As the Government aims to cautiously restart the UK’s economy, Prime Minister Boris Johnson, has asked that individuals should continue to work from home where it is possible to do so, but he needs to look at the extra expenses they are incurring by being there.
This may include higher electricity and heating bills, internet and phone costs and new computer equipment. With working from home set to continue for many workers for the foreseeable future, the Government and HM Revenue & Customs (HMRC) need to review and broaden the rules. This could include increasing the tax-free allowance from £26 per month to £50 per month and/or providing for full reimbursement of expenses incurred through a ‘gross-up’ mechanism.
In normal circumstances, there are very few tax breaks for employees working at home. However, the lockdown measures have meant that many employees have been forced to work from home and people should be aware of the expenses they can claim against their tax.
- An employer can pay an employee a tax-free allowance of £26 per month, (or £6 per week) to meet the increased costs of home working. This is a round sum allowance, and receipts are not needed – but it is at the discretion of the employer
- If the employer does not pay the allowance, the employee can still claim this, but the benefit will only be £6.20 per month for a basic rate tax payer i.e. £26 x 20%.
- Employees can claim other expenses, but only where they are specifically needed for business purposes. So, the cost of extra business calls can be claimed, but the cost of a broadband package cannot be (even if the employer asks you to use the broadband for work). Similarly, phone line rental cannot be claimed, unless it is a separate line used only for business purposes (for example, if a high-quality ISDN line is needed). Claims of up to £2,500 can be made without needing to specify the full details, but receipts should be kept for at least four years in case HMRC asks questions later.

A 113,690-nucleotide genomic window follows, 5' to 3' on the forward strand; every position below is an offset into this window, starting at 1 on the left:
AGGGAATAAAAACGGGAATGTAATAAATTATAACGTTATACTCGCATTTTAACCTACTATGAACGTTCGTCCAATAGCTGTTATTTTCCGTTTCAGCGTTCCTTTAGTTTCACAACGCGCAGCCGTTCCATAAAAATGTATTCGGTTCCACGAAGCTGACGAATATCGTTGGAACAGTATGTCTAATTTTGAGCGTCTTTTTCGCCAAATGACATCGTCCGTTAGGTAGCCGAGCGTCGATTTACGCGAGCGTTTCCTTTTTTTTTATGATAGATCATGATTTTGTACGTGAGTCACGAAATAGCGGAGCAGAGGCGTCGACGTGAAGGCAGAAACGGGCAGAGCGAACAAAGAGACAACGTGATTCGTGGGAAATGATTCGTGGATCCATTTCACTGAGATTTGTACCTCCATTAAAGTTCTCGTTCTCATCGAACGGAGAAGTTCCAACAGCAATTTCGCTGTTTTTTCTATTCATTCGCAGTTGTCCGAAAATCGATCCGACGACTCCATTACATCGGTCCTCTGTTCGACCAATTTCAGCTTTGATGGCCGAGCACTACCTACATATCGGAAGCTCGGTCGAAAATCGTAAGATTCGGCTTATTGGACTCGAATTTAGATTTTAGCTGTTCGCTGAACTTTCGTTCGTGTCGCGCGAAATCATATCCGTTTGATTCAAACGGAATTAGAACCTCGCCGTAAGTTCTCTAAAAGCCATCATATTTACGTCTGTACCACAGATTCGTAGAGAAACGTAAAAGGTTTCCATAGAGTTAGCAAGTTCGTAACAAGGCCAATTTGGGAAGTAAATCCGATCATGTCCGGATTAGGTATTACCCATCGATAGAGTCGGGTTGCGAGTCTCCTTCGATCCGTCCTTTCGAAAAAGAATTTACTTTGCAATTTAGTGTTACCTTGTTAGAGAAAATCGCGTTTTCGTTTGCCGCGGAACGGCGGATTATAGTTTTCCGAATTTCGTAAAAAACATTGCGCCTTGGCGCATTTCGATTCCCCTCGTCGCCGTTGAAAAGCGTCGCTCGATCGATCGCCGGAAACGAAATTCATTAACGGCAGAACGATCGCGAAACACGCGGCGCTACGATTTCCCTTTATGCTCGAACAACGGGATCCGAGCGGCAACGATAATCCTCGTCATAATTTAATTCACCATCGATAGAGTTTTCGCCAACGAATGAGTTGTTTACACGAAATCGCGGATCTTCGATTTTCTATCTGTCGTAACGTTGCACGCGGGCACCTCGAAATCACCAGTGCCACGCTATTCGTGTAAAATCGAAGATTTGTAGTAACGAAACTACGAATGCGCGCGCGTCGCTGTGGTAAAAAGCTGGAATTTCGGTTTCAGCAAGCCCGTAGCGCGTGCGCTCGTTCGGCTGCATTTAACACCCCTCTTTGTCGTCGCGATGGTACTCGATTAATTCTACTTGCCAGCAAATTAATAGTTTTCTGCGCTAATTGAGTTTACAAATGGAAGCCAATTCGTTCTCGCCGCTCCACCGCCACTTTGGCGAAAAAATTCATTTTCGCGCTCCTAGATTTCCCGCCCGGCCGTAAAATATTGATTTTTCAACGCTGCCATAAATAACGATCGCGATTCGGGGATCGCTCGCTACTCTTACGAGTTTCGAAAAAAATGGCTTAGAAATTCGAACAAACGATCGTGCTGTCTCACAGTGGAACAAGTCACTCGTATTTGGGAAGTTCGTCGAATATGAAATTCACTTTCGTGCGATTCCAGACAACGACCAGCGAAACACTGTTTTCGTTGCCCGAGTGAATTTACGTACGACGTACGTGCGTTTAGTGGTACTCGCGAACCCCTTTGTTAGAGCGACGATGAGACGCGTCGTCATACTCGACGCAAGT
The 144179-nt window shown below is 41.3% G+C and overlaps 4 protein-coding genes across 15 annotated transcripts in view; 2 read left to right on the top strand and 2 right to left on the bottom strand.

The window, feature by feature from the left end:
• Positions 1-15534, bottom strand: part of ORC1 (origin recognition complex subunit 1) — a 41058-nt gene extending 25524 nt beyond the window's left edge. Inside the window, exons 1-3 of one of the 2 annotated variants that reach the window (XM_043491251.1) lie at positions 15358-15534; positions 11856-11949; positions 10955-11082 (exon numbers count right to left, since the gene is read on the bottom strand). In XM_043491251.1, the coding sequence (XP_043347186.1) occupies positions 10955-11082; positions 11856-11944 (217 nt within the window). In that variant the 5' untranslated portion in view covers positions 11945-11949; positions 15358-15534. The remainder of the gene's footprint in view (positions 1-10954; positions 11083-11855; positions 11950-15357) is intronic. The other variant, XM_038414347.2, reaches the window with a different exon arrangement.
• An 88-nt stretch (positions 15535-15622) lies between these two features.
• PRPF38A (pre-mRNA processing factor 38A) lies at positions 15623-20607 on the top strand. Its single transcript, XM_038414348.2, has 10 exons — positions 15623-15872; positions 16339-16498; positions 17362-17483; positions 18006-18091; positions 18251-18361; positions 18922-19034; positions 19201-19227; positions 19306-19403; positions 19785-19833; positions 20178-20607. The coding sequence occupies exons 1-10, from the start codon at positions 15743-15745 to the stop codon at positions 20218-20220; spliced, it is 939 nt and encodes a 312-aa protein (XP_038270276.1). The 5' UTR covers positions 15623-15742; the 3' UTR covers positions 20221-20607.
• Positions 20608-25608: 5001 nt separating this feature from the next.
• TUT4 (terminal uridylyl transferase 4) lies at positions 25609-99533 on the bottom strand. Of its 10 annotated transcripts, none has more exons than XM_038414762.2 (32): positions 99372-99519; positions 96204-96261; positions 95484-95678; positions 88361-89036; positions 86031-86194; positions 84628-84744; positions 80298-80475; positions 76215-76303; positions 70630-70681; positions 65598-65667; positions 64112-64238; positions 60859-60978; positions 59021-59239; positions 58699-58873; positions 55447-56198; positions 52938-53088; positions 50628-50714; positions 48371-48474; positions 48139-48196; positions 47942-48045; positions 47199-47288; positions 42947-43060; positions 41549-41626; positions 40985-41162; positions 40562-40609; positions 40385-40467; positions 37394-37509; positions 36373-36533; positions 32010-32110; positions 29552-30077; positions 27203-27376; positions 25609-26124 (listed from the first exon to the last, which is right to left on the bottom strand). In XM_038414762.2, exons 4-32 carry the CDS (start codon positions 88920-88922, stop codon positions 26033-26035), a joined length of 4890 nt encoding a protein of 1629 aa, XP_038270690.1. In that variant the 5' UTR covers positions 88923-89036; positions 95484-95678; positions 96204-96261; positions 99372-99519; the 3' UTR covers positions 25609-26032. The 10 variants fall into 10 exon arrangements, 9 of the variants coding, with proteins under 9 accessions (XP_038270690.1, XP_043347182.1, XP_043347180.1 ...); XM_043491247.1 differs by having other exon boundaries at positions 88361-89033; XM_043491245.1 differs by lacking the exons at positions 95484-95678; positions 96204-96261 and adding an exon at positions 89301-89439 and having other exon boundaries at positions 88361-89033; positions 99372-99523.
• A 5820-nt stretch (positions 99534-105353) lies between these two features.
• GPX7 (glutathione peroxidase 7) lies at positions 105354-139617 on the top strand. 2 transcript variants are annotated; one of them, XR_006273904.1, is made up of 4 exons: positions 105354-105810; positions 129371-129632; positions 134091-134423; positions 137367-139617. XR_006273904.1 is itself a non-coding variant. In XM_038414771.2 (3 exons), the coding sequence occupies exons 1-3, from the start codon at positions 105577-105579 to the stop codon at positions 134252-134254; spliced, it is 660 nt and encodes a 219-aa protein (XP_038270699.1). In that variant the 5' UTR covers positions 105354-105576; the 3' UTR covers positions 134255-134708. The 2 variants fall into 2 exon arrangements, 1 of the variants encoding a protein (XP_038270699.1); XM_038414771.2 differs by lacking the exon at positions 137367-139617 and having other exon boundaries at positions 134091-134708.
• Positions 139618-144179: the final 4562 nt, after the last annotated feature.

- An employer can provide an employee with a mobile phone, without any tax cost for the employee, provided the phone contract is in the employer’s name. This is a specific exception to the general rule of “necessary” expenses, but it only works if the employer provides the phone. If the employee has the phone contract, only business calls (and not the line rental) can be claimed.
For a basic rate taxpayer, any expenses claimed will reduce their tax bill by 20% of the amount of the expense – so an employee who claims costs of £200 will only get a reduction in their tax bill of £40 – HMRC only gives tax relief, not reimbursement of the full cost and this needs to be reviewed urgently.
If you would like to discuss any of the above or have other queries about how you can make the right decisions for the future of your business and your income, please contact your usual Blick Rothenberg contact or Nimesh Shah.
You can also visit our Coronavirus – Practical Guidance for businesses today Hub for our latest updates and insights.